# Pearson's or Spearman's correlation with non-normal data

I get this question frequently enough in my statistics consulting work, that I thought I'd post it here. I have an answer, which is posted below, but I was keen to hear what others have to say.

Question: If you have two variables that are not normally distributed, should you use Spearman's rho for the correlation?

• Why not calculate and report both (Pearson's r and Spearman's ρ)? Their difference (or lack thereof) will provide additional information.
– user14650
Sep 9, 2015 at 7:51
• A question comparing the distributional assumptions made when we test for significance a simple regression coefficient beta and when we test Pearson correlation coefficient (numerically eual to the beta) stats.stackexchange.com/q/181043/3277. Nov 29, 2015 at 9:36
• Pearson's correlation is linear, Spearman's is monotonic, so they're not normally for the same purpose. The Pearson coefficient doesn't need you to assume normality. There's a test for it that does assume normality, but you don't have only that option. Feb 24, 2020 at 8:03

## 8 Answers

Pearson's correlation is a measure of the linear relationship between two continuous random variables. It does not assume normality although it does assume finite variances and finite covariance. When the variables are bivariate normal, Pearson's correlation provides a complete description of the association.

Spearman's correlation applies to ranks and so provides a measure of a monotonic relationship between two continuous random variables. It is also useful with ordinal data and is robust to outliers (unlike Pearson's correlation).

The distribution of either correlation coefficient will depend on the underlying distribution, although both are asymptotically normal because of the central limit theorem.

• Pearson's $\rho$ does not assume normality, but is only an exhaustive measure of association if the joint distribution is multivariate normal. Given the confusion this distinction elicits, you might want to add it to your answer. Oct 19, 2010 at 7:42
• Is there a source that can be quoted to support the above statement (Person's r does not assume normality)? We're having the same argument in our department at the moment.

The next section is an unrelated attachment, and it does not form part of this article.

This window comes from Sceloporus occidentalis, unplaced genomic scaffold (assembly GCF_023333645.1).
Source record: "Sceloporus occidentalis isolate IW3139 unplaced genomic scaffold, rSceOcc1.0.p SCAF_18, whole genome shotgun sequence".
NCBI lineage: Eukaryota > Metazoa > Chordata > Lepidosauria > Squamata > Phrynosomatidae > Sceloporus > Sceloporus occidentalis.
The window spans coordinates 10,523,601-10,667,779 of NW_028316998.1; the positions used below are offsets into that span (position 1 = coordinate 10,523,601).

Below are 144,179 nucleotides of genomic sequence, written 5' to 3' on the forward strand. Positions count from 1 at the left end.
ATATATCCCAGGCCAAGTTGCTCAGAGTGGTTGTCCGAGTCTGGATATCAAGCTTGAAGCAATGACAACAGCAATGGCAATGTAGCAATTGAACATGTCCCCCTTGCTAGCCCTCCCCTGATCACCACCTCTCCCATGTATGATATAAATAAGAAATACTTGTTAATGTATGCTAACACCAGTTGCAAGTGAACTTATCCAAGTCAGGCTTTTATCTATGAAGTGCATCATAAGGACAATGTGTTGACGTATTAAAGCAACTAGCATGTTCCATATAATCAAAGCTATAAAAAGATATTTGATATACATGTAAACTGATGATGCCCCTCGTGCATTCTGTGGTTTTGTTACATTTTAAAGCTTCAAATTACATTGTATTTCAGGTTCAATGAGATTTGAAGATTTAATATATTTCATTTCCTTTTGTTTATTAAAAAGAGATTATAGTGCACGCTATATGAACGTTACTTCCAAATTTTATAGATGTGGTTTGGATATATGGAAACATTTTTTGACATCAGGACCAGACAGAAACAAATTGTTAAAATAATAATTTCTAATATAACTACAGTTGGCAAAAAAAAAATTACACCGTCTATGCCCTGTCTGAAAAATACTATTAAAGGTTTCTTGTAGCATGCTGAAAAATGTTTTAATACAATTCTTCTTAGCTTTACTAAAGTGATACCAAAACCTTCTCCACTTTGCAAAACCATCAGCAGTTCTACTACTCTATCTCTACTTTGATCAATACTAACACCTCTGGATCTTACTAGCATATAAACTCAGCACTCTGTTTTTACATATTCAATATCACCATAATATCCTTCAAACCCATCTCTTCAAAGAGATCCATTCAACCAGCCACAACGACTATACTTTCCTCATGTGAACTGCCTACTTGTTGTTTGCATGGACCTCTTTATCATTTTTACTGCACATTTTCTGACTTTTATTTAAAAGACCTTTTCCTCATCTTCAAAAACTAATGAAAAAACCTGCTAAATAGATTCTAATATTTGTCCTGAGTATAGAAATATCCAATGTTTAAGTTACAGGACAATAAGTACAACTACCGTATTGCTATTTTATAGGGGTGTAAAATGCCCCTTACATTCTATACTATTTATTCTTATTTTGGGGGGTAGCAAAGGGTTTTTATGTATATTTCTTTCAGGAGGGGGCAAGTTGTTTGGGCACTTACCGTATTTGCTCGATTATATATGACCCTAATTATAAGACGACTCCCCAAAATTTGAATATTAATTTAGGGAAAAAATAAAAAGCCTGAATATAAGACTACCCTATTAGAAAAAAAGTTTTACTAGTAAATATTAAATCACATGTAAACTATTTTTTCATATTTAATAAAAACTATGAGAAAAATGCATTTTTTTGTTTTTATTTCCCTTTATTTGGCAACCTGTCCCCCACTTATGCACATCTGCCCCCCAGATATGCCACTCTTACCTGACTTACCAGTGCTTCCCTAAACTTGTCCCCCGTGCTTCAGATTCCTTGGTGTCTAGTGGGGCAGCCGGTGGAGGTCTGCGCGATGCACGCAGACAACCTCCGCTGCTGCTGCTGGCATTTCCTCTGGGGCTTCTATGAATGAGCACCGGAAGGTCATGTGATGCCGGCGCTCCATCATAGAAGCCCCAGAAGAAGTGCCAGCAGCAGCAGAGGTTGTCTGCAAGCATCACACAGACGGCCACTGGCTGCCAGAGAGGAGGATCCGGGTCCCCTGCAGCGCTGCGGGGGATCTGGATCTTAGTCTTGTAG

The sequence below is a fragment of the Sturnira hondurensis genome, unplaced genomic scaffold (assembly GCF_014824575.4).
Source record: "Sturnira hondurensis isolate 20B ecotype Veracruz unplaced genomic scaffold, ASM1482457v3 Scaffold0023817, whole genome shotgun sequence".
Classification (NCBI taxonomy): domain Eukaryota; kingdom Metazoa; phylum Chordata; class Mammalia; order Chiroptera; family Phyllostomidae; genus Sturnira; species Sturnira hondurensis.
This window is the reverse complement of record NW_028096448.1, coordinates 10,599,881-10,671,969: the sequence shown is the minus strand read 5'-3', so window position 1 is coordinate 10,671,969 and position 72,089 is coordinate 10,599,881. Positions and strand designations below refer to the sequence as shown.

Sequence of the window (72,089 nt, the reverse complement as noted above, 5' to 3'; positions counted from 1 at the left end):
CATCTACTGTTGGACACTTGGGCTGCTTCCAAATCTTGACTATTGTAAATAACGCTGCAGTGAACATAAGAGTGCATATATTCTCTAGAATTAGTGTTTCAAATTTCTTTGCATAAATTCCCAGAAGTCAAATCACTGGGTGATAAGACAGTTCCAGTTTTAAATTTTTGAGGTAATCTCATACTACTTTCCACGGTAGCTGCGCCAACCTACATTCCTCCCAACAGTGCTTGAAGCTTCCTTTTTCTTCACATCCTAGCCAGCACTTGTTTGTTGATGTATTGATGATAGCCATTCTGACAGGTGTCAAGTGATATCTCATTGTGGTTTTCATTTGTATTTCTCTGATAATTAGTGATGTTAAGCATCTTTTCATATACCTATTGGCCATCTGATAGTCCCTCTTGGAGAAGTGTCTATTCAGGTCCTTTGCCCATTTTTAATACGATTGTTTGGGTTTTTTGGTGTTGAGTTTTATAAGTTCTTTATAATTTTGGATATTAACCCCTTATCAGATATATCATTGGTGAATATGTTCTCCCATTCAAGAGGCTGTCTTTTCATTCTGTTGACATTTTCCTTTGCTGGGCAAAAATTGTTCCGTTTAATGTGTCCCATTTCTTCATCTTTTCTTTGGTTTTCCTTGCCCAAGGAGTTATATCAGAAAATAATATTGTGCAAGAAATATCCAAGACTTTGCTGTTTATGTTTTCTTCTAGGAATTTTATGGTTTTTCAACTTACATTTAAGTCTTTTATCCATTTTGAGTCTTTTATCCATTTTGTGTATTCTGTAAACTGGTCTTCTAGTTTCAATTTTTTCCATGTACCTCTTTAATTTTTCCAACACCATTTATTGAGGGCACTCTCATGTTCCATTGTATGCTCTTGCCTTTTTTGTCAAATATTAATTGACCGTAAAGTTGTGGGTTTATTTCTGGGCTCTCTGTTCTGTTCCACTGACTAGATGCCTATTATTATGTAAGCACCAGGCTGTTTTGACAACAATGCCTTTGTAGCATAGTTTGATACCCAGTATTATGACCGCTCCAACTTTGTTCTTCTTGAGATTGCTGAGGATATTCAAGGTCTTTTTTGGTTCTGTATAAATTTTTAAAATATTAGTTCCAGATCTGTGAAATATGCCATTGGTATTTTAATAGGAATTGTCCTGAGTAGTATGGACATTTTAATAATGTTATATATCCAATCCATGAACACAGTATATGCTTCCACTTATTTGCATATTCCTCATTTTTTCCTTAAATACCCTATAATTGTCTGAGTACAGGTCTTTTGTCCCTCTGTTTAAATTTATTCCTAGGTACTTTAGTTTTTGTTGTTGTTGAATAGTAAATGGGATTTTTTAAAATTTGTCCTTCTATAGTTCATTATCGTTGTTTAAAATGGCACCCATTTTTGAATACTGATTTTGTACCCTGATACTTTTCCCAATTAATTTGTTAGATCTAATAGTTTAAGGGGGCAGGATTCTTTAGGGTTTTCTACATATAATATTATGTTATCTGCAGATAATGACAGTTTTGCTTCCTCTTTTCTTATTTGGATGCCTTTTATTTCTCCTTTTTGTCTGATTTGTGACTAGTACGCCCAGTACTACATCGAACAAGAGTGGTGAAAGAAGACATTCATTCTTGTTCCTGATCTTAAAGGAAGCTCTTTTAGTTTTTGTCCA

– user8891
Feb 1, 2012 at 14:52
• "When the variables are bivariate normal, Pearson's correlation provides a complete description of the association." And when the variables are NOT bivariate normal, how useful is Pearson's correlation? Sep 16, 2014 at 10:07
• This answer seems rather indirect. "When the variables are bivariate normal ..." And when not? This kind of explanation is why I never get statistics. "Rob, how do you like my new dress?" "The dark color emphasizes your light skin." "Sure, Rob, but do you like how it emphasisez my skin?" "Light skin is considered beautiful in many cultures." "I know, Rob, but do you like it?" "I think the dress is beautiful." "I think so, too, Rob, but is it beautiful on me?" "You always look beautiful to me, honey." sigh
– user14650
Aug 12, 2015 at 11:19
• No, we don't. It's quite possible to do inference for Pearson's correlation without assuming bivariate normality, in at least four different ways. (i) use asymptotic results -- already mentioned above; (ii) make some other parametric distributional assumption and derive or simulate the null distribution of the test statistic; (iii) use a permutation test; (iv) use a bootstrap test. There are probably other approaches Oct 6, 2019 at 3:46

Don't forget Kendall's tau! Roger Newson has argued for the superiority of Kendall's τa over Spearman's correlation rS as a rank-based measure of correlation in a paper whose full text is now freely available online:

Newson R. Parameters behind "nonparametric" statistics: Kendall's tau,Somers' D and median differences. Stata Journal 2002; 2(1):45-64.

He references (on p47) Kendall & Gibbons (1990) as arguing that "...confidence intervals for Spearman’s rS are less reliable and less interpretable than confidence intervals for Kendall’s τ-parameters, but the sample Spearman’s rS is much more easily calculated without a computer" (which is no longer of much importance of course).

Kendall, M. G. and J. D. Gibbons. 1990. Rank Correlation Methods. 5th ed. London: Griffin.

• I'm also a big fan of Kendall's tau. Pearson is far too sensitive to influential points/outliers for my taste, and while Spearman doesn't suffer from this problem, I personally find Kendall easier to understand, interpret and explain than Spearman. Of course, your mileage may vary. Oct 19, 2010 at 7:44
• My recollection from experience is that Kendall's tau still runs a lot slower (in R) than Spearman's. This can be important if your dataset is large. May 25, 2018 at 18:07